I’m sure all these things are true. But since we parents of young children haven’t been through that experience yet, we are like a disappointing witness on an episode of “Law & Order: SVU.” We can neither confirm nor deny. All we know is, for us, raising that oldest child through that particular part of his or her life seems difficult because we’re new at that specific stage.

I’m sure having a 17 year-old drive off for the night with his friends is completely nerve-wracking, but since my boy is only eight, I thought that time I couldn’t find him at the store for a few minutes (which felt like an hour) was rather disturbing, too. Are the implications the same? The consequences? Of course not. But your perspective—and mine—are wholly different and unique.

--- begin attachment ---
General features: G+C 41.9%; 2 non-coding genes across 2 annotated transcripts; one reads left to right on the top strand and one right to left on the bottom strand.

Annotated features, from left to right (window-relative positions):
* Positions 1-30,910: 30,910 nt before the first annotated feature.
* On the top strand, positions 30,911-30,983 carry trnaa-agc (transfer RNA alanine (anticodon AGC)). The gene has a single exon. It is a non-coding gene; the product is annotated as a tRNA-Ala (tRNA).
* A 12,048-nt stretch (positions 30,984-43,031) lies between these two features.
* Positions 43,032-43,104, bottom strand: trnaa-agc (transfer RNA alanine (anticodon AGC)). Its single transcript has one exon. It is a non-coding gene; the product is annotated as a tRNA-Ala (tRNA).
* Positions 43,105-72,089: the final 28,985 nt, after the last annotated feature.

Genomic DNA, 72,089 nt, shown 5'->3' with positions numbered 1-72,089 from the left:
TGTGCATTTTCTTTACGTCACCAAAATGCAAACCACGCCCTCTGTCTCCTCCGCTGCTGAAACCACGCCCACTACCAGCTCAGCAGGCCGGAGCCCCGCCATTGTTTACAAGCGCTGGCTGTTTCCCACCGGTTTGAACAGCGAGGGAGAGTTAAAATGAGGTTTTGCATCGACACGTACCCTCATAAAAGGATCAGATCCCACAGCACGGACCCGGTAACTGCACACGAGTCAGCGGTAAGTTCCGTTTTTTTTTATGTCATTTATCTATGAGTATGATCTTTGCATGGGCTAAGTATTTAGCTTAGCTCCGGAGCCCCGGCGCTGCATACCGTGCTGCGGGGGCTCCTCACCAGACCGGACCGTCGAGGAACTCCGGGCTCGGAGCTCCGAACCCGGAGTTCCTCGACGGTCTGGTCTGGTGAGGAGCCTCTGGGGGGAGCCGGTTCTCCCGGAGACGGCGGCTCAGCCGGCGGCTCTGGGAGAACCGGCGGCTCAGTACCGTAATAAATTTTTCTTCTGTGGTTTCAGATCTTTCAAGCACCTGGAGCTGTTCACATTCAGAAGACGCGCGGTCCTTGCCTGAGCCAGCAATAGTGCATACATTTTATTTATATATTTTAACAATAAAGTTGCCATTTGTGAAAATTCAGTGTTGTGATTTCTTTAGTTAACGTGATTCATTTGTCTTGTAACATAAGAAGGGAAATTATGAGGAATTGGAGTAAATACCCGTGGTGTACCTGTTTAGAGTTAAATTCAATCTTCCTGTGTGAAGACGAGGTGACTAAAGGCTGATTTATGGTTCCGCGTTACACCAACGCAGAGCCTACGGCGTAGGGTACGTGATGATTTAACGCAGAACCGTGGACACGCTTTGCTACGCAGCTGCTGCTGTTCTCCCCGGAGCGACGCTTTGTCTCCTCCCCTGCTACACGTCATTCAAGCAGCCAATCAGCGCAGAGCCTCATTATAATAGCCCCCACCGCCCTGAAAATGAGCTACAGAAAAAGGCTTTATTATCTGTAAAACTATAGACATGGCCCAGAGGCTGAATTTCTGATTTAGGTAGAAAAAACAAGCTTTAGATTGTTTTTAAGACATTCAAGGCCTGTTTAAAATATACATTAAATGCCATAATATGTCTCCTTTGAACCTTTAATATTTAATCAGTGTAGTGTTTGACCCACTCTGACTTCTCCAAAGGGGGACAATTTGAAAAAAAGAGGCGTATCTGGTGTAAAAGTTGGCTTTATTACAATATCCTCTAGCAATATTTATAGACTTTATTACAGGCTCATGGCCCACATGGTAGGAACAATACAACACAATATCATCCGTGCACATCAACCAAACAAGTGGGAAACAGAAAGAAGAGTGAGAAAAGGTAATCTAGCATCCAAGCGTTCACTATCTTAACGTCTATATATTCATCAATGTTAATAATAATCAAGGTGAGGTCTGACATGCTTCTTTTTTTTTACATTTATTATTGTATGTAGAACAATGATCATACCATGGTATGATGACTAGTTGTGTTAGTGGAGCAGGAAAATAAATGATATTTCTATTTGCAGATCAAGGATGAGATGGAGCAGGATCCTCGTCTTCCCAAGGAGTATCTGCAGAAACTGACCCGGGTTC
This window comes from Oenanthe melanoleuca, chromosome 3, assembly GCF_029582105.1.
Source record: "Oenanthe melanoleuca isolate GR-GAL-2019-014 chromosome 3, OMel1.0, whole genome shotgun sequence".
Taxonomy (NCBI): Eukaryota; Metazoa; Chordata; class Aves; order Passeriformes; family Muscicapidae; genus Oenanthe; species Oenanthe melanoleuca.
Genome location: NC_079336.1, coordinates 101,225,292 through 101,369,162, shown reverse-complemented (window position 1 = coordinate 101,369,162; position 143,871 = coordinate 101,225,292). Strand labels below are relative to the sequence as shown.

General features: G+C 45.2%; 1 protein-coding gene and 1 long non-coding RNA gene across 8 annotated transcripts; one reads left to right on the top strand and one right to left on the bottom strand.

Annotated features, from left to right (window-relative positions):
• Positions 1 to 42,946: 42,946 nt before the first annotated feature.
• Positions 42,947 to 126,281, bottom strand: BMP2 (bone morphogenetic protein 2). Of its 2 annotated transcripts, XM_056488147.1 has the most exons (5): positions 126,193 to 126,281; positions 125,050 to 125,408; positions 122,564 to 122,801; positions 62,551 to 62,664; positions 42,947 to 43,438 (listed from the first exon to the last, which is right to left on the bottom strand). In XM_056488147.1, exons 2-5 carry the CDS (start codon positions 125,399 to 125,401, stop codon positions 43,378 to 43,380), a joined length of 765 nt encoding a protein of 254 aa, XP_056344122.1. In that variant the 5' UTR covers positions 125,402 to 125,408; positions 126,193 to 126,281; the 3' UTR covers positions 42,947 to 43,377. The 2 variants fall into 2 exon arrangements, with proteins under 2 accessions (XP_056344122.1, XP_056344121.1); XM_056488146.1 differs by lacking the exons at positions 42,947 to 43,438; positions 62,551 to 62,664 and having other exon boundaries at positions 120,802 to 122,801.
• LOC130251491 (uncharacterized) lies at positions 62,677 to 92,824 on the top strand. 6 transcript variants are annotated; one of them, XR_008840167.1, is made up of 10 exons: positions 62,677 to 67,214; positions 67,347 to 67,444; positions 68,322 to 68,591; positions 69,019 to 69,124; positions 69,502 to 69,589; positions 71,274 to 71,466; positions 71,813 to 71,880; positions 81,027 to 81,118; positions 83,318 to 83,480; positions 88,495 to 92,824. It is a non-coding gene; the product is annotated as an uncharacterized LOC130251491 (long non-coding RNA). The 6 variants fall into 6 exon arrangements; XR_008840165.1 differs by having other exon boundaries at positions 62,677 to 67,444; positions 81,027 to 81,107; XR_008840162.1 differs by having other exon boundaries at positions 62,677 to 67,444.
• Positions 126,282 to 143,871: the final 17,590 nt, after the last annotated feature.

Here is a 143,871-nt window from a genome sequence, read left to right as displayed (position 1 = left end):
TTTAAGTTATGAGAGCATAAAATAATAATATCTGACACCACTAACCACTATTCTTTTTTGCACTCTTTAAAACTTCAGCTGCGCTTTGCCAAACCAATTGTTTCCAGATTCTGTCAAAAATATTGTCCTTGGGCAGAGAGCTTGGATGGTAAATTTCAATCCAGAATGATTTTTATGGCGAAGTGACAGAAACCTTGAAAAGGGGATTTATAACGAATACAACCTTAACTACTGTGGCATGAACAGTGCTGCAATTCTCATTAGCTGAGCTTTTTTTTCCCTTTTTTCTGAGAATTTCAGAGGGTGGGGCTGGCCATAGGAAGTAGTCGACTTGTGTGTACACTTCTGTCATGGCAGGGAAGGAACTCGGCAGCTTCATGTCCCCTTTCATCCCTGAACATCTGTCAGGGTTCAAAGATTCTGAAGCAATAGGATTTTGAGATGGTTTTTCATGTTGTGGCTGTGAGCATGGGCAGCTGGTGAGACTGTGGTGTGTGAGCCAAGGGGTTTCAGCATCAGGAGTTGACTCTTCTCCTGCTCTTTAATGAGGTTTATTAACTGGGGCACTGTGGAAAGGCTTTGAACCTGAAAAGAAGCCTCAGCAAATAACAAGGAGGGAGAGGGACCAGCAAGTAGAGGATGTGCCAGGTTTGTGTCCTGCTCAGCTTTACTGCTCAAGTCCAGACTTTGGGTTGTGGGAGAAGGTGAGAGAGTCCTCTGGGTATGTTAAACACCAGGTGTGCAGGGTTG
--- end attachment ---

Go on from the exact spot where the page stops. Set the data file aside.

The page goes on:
I once had a friend tell me, while I nursed my youngest child (women gab during feedings, men, I’m sorry if that made you squirm), and while my other three who were under the age of 6 (read: barely self-sufficient) were tearing around the room, that this was nothing compared to the stage she was at. After all, all three of her kids were playing sports. I’m sure scheduling, financing, and chauffeuring all that activity was exhausting and exciting, but all I could think of was, “Hey, man, at least all your kids are going to the bathroom on their own at that point?”

Some parents need to get their head out of their own houses.